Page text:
Horsham holds the joint record temperature for a day in May - but that may change this weekend as very warm weather is forecast
The UK May temperature record is 32.8degC, which was recorded on May 29 1944 in Horsham, Tunbridge Wells and Regent’s Park, and on May 22 1922 in Camden Square, London.
The Met Office is now reporting, though, that, after an unsettled start this week, we are going to see a lot of very warm, locally hot, and at times sunny weather across the UK as high pressure builds to dominate our weather.
As warm air moves in northwards from southern Europe temperatures are likely to reach the high 20s degC in the south by Thursday and the mid 20s degC further the north from mid week onwards.
By Saturday we could see temperatures topping 30desgC in one or two places.
As well as warm days in many areas, night-time temperatures could also be above average, giving us some warm, muggy nights potentially making it difficult to sleep.
Deputy Chief Meteorologist Dan Harris said “Bank Holiday Monday is still a long way off in forecast terms and there is still a lot uncertainty about what weather we can expect, and where.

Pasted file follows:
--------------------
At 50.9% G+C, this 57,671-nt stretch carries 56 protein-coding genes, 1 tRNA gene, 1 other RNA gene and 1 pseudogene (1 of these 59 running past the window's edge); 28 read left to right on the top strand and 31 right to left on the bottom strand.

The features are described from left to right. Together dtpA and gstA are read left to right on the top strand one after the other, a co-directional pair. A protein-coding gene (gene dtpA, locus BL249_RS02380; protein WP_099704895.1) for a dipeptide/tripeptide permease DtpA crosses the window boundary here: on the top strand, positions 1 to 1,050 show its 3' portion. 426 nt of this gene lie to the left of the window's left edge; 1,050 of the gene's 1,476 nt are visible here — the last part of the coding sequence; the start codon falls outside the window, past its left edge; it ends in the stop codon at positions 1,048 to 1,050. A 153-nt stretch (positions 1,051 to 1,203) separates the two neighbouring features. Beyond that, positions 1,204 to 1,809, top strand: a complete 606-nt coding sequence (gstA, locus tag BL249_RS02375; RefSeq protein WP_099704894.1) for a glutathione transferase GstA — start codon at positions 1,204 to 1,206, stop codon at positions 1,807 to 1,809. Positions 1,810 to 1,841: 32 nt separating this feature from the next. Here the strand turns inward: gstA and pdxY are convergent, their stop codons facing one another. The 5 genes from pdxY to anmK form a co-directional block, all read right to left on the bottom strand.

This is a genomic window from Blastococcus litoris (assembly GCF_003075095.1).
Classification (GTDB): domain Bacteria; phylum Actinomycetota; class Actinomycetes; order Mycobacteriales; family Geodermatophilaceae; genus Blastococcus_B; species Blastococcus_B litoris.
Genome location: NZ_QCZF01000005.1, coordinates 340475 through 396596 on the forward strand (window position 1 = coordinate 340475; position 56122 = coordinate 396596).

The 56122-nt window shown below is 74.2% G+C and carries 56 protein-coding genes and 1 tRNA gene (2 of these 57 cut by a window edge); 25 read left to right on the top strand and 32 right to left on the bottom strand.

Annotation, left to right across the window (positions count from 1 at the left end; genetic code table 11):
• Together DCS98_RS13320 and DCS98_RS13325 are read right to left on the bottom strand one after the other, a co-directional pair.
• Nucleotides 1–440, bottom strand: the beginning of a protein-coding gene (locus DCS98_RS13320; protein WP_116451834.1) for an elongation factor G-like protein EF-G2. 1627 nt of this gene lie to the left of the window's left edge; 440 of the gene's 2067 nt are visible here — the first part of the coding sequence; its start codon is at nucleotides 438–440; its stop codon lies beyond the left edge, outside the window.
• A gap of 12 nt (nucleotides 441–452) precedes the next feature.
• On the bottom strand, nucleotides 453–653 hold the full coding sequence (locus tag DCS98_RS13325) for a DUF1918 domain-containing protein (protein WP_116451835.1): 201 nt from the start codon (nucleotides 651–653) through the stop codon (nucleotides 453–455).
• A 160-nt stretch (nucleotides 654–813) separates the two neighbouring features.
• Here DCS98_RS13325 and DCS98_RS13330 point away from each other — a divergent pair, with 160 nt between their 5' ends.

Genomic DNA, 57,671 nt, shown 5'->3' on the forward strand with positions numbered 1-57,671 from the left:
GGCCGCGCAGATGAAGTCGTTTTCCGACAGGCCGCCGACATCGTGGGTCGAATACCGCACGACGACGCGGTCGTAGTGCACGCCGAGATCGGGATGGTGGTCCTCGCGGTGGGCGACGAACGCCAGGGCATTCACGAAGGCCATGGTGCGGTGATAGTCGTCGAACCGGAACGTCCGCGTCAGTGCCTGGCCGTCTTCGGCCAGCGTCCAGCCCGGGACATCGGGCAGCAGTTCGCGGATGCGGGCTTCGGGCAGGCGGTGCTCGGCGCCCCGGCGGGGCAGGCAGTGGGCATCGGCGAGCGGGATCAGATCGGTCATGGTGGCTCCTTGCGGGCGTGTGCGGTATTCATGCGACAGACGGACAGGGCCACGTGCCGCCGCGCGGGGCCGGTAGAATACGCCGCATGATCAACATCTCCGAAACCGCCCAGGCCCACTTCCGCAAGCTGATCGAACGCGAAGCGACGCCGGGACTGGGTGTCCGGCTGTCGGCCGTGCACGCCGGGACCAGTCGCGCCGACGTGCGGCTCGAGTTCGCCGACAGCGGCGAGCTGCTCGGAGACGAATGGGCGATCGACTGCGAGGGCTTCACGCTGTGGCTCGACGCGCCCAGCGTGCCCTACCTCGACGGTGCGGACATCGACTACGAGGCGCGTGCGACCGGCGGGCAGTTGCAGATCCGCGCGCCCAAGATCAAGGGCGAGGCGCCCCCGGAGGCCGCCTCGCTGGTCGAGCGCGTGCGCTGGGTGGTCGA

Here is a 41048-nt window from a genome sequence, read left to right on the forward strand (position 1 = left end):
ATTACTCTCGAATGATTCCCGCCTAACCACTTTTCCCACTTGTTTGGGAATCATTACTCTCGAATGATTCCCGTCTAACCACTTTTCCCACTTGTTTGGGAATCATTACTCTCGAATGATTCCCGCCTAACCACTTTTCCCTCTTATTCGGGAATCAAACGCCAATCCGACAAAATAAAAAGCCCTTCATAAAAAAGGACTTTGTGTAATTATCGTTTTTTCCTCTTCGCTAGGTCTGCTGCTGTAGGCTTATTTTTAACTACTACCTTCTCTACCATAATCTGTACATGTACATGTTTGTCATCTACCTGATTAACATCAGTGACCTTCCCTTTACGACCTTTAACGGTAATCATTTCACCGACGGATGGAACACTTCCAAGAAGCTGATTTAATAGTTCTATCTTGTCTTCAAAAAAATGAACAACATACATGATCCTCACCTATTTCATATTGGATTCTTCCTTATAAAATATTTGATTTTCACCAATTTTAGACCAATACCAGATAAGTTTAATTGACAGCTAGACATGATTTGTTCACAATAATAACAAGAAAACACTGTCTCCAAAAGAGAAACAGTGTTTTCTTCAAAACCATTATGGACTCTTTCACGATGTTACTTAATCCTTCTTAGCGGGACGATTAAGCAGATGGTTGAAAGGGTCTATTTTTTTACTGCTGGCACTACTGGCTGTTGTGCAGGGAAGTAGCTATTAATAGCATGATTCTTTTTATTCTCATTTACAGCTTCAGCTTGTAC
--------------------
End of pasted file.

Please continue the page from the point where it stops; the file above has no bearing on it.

“That said, eastern and south-eastern parts will more likely than not stay dry, sunny and locally hot through Saturday too and possibly beyond.”
With the high temperatures and good spells of sunshine, UV levels will be high and it is important to remember to protect against sunburn.
The highest temperature recorded in the UK so far this year is 25.8degC at Gravesend and Faversham on May 16.
This was the highest temperature since 34.4degC was reached on September 13 last year in Gravesend, marking the peak of a warm spell mid September 2016.
The UK May temperature record is 32.8degC, this was recorded on May 22 1922 (Camden Square, London) and May 29 1944 (Horsham, Tunbridge Wells and Regent’s Park).